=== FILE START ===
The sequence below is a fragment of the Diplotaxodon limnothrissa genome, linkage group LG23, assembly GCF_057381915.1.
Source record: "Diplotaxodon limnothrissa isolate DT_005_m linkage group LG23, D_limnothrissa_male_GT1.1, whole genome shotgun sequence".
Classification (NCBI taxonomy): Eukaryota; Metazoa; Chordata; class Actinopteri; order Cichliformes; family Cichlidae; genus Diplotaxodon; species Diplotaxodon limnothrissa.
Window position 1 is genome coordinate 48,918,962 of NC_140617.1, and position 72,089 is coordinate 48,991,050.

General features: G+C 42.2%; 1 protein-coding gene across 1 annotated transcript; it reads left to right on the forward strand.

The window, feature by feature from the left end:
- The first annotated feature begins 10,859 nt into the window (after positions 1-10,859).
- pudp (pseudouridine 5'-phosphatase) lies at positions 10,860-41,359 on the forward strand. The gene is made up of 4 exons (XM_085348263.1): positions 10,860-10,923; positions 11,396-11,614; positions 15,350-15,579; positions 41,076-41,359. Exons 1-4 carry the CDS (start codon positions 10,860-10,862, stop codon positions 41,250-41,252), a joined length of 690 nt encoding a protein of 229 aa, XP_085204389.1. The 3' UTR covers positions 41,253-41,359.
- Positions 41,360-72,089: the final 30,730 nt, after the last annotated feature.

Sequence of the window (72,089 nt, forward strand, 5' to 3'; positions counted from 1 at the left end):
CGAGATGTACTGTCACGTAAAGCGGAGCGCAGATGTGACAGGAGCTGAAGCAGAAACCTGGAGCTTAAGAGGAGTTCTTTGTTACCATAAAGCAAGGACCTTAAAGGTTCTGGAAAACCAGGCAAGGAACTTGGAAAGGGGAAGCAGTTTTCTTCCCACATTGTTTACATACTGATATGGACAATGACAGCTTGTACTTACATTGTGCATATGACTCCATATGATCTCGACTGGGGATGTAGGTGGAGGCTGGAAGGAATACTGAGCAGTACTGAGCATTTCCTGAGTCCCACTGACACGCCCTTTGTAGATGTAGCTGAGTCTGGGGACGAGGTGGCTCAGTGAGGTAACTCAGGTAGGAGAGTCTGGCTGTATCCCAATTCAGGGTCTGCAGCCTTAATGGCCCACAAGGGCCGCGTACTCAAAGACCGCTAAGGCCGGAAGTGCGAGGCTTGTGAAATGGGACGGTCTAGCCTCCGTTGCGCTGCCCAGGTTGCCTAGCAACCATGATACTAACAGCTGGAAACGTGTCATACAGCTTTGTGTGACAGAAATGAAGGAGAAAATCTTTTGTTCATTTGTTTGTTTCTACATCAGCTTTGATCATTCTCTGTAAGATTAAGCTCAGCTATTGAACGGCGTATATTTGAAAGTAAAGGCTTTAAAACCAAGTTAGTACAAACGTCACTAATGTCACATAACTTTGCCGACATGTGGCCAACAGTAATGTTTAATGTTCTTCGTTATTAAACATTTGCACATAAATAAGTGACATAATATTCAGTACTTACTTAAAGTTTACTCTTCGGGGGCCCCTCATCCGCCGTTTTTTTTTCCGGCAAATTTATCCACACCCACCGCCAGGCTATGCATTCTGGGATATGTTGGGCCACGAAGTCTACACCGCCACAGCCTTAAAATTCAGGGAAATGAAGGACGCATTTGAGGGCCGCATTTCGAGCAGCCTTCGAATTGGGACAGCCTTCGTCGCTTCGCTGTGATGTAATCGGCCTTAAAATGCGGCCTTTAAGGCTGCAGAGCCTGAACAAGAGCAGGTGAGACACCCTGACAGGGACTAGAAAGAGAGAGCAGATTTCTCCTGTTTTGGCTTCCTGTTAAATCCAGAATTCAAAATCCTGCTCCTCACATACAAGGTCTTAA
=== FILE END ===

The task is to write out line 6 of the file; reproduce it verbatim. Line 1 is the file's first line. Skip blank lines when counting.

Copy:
The window, feature by feature from the left end: